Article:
Personally, I'm the same I started nursing right out of high school, I got my LPN and then went on to get my RN. As an LPN I worked in LTC and all the patients called the CNA's nurses. I guess at the time I was so young it just didn't really matter. I was just trying to do my job and not kill anybody as the years went by I've just kind of accepted that some people make that mistake. In the big scheme of things call me janitor just don't touch my pay!
  8. Visit  oldtiredmicn profile page
    #46 3
    I totally agree with all the comments but want to remind many that have in the past (and some currently still do) turn there badge so no one can read their name or status. I've seen this a lot in the office setting but much more in the hospital setting. Since a lot of facilities have replaced the pin on name-pin with the plastic ID badge it is happening more. I think a lot of this is a fear of liability - the idea that if they can't see your name or status you are immune and have privacy. Not so!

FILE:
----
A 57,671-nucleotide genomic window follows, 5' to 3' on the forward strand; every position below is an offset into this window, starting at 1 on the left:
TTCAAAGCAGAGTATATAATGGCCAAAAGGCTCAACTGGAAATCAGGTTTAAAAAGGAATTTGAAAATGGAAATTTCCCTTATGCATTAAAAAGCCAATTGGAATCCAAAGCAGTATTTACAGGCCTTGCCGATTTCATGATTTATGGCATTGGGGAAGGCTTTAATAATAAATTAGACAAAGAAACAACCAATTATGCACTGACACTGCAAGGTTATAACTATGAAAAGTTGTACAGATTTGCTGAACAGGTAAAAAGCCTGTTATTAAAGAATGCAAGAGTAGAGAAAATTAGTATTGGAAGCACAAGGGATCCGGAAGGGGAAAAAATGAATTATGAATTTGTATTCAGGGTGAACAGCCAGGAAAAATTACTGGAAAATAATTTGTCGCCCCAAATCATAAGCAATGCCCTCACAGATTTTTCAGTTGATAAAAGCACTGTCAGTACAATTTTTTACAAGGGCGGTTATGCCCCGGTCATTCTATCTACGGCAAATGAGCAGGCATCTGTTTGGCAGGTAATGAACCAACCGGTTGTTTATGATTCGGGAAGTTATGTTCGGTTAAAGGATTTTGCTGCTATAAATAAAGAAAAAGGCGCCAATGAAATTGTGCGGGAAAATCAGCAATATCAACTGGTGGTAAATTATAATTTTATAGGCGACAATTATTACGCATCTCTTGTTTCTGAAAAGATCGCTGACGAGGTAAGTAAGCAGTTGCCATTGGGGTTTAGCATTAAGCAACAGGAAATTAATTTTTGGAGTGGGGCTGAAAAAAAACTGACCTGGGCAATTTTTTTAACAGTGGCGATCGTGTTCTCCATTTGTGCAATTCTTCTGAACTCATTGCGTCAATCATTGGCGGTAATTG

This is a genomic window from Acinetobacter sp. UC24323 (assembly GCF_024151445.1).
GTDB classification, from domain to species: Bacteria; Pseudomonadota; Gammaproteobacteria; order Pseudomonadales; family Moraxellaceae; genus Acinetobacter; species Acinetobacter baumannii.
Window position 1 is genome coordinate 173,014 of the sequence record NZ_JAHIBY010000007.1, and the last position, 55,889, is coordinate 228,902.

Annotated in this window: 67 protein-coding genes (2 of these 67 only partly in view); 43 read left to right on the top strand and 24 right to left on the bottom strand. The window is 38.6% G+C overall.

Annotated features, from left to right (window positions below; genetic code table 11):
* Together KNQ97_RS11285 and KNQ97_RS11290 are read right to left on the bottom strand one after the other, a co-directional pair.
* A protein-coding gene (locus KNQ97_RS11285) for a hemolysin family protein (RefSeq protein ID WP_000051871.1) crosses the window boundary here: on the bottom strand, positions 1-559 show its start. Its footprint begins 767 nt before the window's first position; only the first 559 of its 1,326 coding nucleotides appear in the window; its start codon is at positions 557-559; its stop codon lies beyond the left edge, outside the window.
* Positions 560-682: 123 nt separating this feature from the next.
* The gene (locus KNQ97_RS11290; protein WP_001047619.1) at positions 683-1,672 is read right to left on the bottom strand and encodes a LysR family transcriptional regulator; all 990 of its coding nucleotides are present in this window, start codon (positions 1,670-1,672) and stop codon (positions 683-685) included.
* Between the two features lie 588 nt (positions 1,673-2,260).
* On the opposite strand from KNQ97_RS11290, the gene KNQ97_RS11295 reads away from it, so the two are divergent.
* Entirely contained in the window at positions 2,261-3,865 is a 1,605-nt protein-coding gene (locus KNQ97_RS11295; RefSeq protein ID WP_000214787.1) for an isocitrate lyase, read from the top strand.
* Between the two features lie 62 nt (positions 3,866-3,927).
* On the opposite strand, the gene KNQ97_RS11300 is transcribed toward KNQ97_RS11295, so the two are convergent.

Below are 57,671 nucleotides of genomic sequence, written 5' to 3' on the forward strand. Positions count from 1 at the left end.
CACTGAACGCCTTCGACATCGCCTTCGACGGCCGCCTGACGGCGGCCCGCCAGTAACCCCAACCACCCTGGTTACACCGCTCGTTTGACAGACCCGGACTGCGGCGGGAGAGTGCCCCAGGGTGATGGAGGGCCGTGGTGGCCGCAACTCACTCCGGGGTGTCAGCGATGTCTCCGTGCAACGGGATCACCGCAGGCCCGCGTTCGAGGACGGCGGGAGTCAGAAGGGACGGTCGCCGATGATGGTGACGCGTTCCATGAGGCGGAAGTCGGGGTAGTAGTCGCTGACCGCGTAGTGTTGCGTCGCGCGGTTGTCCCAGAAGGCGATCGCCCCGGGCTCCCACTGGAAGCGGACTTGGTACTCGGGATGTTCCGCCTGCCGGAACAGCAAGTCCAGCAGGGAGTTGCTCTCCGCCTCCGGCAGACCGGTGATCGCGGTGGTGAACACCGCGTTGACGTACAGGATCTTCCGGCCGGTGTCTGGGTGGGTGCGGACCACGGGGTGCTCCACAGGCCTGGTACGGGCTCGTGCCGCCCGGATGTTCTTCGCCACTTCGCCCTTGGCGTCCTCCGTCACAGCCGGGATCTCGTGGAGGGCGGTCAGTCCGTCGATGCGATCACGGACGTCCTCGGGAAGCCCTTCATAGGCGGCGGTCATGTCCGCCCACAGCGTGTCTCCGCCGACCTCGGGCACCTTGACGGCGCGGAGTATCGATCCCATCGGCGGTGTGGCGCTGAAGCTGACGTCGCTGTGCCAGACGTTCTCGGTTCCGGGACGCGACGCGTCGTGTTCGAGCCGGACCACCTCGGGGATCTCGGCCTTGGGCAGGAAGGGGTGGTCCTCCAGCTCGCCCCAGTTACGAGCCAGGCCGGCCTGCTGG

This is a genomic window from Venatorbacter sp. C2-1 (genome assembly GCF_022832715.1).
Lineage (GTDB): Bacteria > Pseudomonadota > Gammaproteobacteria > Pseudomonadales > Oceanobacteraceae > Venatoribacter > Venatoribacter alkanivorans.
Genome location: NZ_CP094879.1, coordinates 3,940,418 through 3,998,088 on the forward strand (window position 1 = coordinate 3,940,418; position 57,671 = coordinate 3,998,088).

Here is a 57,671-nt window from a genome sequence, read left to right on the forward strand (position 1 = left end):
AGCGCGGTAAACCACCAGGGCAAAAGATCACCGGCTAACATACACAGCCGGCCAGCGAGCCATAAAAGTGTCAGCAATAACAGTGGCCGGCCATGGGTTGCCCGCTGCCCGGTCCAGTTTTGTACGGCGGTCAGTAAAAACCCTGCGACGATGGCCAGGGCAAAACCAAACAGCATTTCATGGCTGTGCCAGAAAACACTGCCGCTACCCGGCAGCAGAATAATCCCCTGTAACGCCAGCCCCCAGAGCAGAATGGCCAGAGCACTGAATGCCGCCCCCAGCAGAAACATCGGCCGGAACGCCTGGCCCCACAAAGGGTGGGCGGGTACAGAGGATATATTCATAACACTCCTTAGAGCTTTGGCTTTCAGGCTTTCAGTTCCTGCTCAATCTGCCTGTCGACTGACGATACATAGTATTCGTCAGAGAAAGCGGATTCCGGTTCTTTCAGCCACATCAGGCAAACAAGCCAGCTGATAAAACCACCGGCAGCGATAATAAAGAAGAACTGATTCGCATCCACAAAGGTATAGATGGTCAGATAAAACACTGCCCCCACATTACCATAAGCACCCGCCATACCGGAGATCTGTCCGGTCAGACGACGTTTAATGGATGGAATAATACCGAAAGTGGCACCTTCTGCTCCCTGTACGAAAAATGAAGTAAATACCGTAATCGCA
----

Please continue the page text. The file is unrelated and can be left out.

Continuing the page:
I was a corpsman who out of the service took the boards and became an LVN but was working in an expanded role as an ER Tech. I was told to remove my LVN pin and do not wear a name pin that said LVN but ER Tech. That riled me and we got that policy changed. When I got my RN and passed the boards I was defensive when someone called me orderly or Doctor. I always corrected them. Nursing in general has allowed so many of our responsibilities to be take over by other specialties - we used to do the breathing treatments and respiratory assessments, we used to do the EKG's and actually interpret the rhythm strip. We used to be the resource for info about medications. We used to give out information and discharge plans and write care plans. Now that is being done by other specialties or even worse yet by some COMPUTER - that has absolutely no caring or compassion and we as advocates for our patients have passed to the shadows to allow less involvement and work. We have allowed the changes. We have allowed the watering down of our profession. When I first started in this profession I was called a Male-Nurse. No I wasn't!!! I was a NURSE and I am still even though retired! Proud of the title - proud of the work - and proud of my job!